October 12, 2003

Look at Migration, Technology Transfer, and Financial Crises

Richard Freeman says, "Stop spending so much time thinking about the WTO. Technology transfer, international migration, and financial crises have orders of magnitude more important impacts on human welfare and the state of the economy."

I think he's probably right:

Trade Wars: The Exaggerated Impact of Trade in Economic Debate: ...Comparing the claims made in this debate with the outcomes of trade agreements, this paper finds that the debate has exaggerated the effects of trade on economies and the labor market. Changes in trade policy have had modest impacts on labour market. Other aspects of globalization -- immigration, capital flows, and technology transfer -- have greater impacts, with volatile capital flows creating great risk for the well-being of workers. As for labor standards, global standards do not threaten the comparative advantage of developing countries nor do poor labor standards create a 'race to the bottom'.

Posted by DeLong at October 12, 2003 03:50 PM | TrackBack

Comments

Am I right to translate this as "worry more about international patent policies"?

Posted by: Michael Froomkin on October 12, 2003 05:36 PM

Then we had better figure out how to transfer technology to the people of southern Africa! This is a matter of dire importance.

Posted by: anne on October 13, 2003 08:46 AM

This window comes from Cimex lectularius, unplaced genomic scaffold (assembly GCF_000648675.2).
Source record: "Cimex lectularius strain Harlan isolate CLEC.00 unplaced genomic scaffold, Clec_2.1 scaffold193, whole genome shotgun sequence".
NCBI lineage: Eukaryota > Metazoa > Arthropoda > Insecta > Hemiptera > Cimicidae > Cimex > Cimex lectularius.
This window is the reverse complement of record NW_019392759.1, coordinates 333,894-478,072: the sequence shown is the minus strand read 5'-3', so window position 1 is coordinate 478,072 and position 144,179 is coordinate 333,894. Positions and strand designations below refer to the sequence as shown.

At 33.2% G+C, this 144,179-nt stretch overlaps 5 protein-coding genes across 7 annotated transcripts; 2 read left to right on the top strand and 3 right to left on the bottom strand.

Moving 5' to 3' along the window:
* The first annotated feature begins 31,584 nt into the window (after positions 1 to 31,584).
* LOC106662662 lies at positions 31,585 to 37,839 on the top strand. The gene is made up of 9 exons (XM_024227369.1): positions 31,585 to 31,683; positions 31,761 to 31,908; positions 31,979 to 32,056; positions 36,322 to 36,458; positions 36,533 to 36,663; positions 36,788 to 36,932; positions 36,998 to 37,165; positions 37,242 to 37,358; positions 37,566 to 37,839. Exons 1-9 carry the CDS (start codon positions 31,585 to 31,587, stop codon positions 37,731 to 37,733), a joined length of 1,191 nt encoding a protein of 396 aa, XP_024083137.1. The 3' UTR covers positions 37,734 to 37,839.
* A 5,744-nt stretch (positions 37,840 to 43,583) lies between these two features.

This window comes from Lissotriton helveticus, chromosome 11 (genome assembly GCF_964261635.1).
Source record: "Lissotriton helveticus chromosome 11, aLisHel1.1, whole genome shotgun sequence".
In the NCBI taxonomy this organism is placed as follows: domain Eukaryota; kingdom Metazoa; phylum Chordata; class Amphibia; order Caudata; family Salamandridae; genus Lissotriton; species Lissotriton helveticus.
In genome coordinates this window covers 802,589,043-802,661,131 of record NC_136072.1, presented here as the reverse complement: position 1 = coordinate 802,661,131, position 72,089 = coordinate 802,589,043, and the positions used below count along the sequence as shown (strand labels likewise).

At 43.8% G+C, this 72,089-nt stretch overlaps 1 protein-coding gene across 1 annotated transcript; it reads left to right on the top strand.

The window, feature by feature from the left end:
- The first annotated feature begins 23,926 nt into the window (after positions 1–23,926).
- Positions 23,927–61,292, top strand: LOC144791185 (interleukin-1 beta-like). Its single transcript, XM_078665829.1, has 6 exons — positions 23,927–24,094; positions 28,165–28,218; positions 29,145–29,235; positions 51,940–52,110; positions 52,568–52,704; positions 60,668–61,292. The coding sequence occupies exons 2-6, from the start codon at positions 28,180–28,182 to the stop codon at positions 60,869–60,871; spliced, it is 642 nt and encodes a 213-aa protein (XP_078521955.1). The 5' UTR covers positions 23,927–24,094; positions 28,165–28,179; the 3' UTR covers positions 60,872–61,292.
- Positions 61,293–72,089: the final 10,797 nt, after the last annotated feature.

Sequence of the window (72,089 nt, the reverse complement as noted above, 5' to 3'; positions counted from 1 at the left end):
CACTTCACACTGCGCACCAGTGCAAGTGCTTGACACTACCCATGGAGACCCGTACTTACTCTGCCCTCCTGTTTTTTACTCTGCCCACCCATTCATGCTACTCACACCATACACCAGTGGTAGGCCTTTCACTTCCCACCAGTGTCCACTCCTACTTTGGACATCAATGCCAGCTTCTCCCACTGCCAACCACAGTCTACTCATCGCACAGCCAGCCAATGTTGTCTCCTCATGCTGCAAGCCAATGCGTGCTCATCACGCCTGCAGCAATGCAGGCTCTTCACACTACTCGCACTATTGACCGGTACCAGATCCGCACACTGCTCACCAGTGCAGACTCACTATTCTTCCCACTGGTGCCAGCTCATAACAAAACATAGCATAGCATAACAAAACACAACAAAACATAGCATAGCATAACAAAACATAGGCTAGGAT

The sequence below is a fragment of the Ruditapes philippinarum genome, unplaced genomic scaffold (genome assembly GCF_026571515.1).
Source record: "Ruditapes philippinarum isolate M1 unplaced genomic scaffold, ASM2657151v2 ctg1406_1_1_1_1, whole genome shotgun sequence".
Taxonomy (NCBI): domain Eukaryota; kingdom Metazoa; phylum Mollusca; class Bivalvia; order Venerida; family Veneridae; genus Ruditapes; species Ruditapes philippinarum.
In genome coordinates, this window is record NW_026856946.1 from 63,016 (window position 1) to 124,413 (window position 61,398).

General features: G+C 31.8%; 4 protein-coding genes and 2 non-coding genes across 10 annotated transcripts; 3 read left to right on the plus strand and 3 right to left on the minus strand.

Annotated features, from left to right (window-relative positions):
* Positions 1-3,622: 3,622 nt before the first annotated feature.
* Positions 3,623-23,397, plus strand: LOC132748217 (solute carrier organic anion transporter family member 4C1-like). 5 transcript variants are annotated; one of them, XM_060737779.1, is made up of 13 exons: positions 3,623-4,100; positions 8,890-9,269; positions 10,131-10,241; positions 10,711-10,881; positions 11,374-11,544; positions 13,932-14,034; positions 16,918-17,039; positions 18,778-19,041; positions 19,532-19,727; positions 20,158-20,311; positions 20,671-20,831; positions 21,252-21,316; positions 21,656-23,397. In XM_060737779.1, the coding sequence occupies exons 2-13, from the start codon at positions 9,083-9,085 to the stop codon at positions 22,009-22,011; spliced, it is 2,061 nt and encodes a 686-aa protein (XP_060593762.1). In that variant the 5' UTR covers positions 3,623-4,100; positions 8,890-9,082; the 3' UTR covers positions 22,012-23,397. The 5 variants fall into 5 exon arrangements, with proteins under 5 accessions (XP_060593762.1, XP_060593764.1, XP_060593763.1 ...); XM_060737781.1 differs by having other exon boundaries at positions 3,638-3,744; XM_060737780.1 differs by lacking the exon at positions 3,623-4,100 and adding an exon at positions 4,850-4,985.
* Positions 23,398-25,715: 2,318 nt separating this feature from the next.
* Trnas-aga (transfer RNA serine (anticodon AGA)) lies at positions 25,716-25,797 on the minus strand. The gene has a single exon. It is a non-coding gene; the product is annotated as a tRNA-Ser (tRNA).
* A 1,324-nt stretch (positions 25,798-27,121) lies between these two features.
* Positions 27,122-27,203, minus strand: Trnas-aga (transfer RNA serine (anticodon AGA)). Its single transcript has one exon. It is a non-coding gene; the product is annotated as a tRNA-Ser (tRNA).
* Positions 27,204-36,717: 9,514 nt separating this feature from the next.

Doesn't this go back to Hecksher and Ohlin? Did they not talk about the virtues of factor mobility and then opine that free trade in goods tend to accomplish similar results?

Posted by: Hal McClure on October 13, 2003 11:40 AM

I may be wrong, but it seems to me that much of the recent trade liberalization has less to do with lowering the barriers to trade in real goods, or the mobility of capital, but with what might be called "international investment insurance." This would change the terms of captial contracts regarding who bears how much risk. Does anyone agree? If so, does anyone think that it is important?

Posted by: jml on October 13, 2003 11:42 AM

Doesn't this go back to Hecksher and Ohlin? Did they not talk about the virtues of factor mobility and then opine that free trade in goods tend to accomplish similar results?

Posted by: Hal McClure on October 13, 2003 11:43 AM

Well, well. Another example of the 'more heat than light' debate meaning people miss out on the big issues. I am honoured to find myself alone in the company of Michael and Anne here.

Michael, I would say you lost something in the translation. I would say, rather, labour migration and learning by doing.

The same for Anne, it is not us who have to figure this out, but the people of south africa, by definition you cannot have surrogate learning by doing: not even from 'big mummy'.

Posted by: Edward Hugh on October 17, 2003 12:59 AM
Post a comment